His voice on the phone was calm. In the days I had been in Srinagar, relatively and unsettlingly quiet days, the news of sporadic custodial killings and gun battles between Indian security forces and guerrillas and land-mine blasts coming in only from other places in the valley, I had often heard him say, “If you live here, you have to be prepared for anything. Anything can happen anytime in Kashmir.” His words with their tinge of melodrama had made me wonder if he saw a certain glamour in his job, in the dangerous nature of the world he worked and lived in, like the reticent taxi driver who had been quick to point me toward the vegetable market where seventeen Muslim civilians had been blown to bits a few days before by a bomb.1

Something even bigger had now happened; and Abbas was as serene as always. He had no details yet, but he thought we should leave immediately for the village. When he arrived half an hour later at my hotel with two other Kashmiri journalists, his mood was light. The atmosphere inside the battered Ambassador was already one of good-humored banter; and the jokes and repartee in Kashmiri, which I couldn’t follow, got louder after each encounter with the frankly contemptuous Indian soldiers at roadblocks, who poked AK-56 muzzles through hastily rolled-down windows, demanded identity cards, and wanted to know where we were going and for what.

In little villages alongside the road men in blue and black cloak-like pherans stood in worried little circles and glanced nervously, out of the corner of their eyes, at the cars racing past them. In the rice and saffron fields, stubbly and glittering with frost, soldiers stood with their backs to the road, light machine guns slung over their shoulders. Outlined against the blue misty mountains in the distance, they were like hunters from a nineteenth-century sketch.

At the village itself, where there was nothing they could do, they looked more casual, the elite commandos almost dandyish in their black headdress and bullet-proof overalls, sheepishly standing where some angry Sikhs had barred their way to the village. There were tiny shards of glass on the ground: some car windows had already been smashed by the Sikhs and a photographer roughed up, his camera lens broken. The soldiers had watched it all and done nothing; they now quietly watched the Sikhs rage at the senior officers from the army and police who had begun to arrive, their cars disgorging more and more men in fatigues.

The Sikhs were mostly survivors from the night before; mostly middle-aged men, who had stayed in their homes when the armed men came. Others were from nearby villages and had been in Chitisinghpura since dawn. No one had stirred out of his house for close to an hour after the massacre; then some men had come out and seen the corpses and trudged several miles in the dark to the nearest police station. The police arrived seven hours after the massacre, but could find no clues to the identity of the killers. But the Sikhs standing before the policemen now had already assumed that the killers were Muslim guerrillas. They were shouting at once, beating their chests, feeding upon each other’s energy. The army and police officers heard them expressionlessly. “Give us guns and then we’ll deal with these Muslims,” a man with a long gray beard kept shouting. “They know what we did with them in 1947. We are not cowards like the Kashmiri Hindus! Do they think they can throw us out of Kashmir?! We’ll show them!” And then, spittle growing at the corner of his mouth, he added, “This is a country we have ruled.” The historical reference—to the early nineteenth century, when Sikh governors sent out by the king of Punjab had ravaged the valley and tormented the Muslims—made, just for a brief moment, the Kashmiri Muslim policeman before him flinch.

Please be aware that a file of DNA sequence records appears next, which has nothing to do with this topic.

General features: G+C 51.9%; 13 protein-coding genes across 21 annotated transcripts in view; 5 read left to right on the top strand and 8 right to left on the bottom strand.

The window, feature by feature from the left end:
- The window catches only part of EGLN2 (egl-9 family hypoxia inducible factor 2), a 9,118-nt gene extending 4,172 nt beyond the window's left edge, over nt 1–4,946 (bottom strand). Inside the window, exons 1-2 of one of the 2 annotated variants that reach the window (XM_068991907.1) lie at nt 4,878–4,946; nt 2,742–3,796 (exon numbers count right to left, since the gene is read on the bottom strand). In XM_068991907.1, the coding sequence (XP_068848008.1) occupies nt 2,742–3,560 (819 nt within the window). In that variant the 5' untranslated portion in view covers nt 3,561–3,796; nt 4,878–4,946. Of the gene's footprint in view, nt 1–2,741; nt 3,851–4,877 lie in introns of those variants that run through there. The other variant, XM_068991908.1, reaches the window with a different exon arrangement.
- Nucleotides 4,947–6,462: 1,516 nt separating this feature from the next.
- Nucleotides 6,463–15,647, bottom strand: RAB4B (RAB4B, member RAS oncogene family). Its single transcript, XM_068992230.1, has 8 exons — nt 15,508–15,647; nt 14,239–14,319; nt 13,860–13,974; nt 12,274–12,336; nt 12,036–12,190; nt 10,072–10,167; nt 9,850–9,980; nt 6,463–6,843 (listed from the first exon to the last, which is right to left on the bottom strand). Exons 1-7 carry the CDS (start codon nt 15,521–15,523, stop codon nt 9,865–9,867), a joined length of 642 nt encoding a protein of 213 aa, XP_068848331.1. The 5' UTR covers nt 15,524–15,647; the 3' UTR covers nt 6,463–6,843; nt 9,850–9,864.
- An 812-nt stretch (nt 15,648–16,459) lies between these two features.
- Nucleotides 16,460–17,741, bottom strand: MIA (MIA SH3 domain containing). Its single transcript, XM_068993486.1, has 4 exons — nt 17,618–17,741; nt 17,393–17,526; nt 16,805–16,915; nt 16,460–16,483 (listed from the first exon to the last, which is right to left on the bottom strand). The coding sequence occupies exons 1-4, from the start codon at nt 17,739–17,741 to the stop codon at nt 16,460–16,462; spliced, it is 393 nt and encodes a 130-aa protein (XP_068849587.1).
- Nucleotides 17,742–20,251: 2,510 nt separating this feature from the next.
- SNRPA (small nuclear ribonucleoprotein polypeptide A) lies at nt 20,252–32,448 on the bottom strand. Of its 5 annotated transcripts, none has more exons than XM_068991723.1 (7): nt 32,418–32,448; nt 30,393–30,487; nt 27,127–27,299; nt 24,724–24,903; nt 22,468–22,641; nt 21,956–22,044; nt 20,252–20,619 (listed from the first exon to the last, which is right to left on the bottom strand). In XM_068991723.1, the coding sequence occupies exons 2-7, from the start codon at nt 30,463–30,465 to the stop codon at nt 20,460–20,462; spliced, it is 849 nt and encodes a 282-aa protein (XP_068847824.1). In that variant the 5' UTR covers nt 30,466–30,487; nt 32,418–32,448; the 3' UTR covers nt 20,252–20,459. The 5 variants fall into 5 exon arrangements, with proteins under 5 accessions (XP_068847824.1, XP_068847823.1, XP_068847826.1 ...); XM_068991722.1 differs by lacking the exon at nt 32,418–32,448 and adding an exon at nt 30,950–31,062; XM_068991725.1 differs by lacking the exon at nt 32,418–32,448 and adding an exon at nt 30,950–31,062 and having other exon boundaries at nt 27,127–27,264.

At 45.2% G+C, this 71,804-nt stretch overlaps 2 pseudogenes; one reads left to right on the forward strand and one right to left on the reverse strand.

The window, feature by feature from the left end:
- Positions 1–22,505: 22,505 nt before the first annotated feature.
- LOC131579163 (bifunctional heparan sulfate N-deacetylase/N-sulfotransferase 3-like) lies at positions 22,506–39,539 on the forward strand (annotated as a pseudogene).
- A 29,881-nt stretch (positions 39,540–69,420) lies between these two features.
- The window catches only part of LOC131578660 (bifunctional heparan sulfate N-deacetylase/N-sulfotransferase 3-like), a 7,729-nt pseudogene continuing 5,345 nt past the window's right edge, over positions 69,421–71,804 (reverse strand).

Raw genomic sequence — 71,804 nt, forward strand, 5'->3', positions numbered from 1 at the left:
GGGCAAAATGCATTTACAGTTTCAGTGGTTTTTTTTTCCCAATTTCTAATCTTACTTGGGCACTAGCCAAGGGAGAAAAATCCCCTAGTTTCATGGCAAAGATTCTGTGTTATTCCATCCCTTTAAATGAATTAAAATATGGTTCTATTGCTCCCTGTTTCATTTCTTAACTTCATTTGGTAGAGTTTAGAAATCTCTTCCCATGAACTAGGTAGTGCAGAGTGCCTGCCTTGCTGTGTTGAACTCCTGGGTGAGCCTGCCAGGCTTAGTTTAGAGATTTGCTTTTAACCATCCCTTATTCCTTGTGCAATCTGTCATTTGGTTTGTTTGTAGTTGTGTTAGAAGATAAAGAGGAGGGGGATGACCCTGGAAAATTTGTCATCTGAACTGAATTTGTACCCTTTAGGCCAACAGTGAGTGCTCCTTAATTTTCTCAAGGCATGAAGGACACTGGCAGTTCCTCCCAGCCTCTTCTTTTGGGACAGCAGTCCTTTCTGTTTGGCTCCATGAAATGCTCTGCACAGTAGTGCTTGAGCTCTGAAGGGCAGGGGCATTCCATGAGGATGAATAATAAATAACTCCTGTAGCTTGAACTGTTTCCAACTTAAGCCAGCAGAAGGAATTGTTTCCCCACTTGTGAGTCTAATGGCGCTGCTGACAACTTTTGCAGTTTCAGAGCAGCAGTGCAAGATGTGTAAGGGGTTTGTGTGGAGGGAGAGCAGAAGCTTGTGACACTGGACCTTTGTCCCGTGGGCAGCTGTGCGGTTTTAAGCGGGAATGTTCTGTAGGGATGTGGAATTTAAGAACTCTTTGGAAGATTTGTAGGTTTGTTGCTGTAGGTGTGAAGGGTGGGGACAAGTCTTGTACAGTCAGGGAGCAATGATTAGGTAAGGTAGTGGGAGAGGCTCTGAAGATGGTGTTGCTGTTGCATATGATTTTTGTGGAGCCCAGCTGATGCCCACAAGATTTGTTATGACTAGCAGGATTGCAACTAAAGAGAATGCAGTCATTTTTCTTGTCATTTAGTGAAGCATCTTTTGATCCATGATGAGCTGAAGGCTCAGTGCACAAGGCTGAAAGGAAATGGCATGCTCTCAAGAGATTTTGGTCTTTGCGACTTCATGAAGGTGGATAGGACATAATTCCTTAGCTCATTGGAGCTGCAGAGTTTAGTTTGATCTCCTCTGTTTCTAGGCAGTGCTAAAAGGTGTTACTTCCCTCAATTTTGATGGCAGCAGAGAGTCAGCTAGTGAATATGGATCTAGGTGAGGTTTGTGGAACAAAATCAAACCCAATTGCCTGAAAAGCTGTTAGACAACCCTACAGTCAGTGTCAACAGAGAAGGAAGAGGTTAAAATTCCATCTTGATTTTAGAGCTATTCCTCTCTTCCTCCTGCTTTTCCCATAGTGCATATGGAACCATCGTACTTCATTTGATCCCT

More journalists and government people arrived. The Sikhs wouldn’t let anyone pass, and continued to curse and lament. Behind them, a frightful clamor, as of a thousand crows, arose from the top of the hill where the bigger gurudwara was. It was the sound of weeping and wailing women, and it seemed to bewilder the roosters in the village, who were to go on dementedly for several hours after dawn, their exultant cries hanging discordantly in the air with the grief and despair of the women.

All through the long drive to the village, I had wondered about this moment. It was strange, after all the dread-filled anticipation, to come up against what appeared, for reasons then unclear, a familiar sight: the corpses lined up on the ground against the walled fence of the courtyard, grieving women around them, a hectic gaggle of photographers who were soon to send images of this remote Himalayan village into the world.

I walked to the other side of the village, where, in front of the smaller gurudwara, the armed men had shot seventeen of the thirty-five dead men. More bodies were being brought from here to the gurudwara where the widows and journalists had gathered: men trudging up and down the steep, muddy slopes littered with chicken feathers and straw, balancing on their shoulders improvised wooden stretchers that appeared to have been hammered together overnight. The bodies slithered around on the stretchers, and the blood leaking from them left bright large stains on the freshly planed wood: it was as if the rough way the bodies were handled came out of the manner, and scale, of death, more than a dozen men shot while they squatted before the gurudwara‘s scraggly fence of corrugated iron and barbed wire.

  1. 1

    This was one of the many random unclaimed incidents of violence in the valley where no one could say who might have been responsible.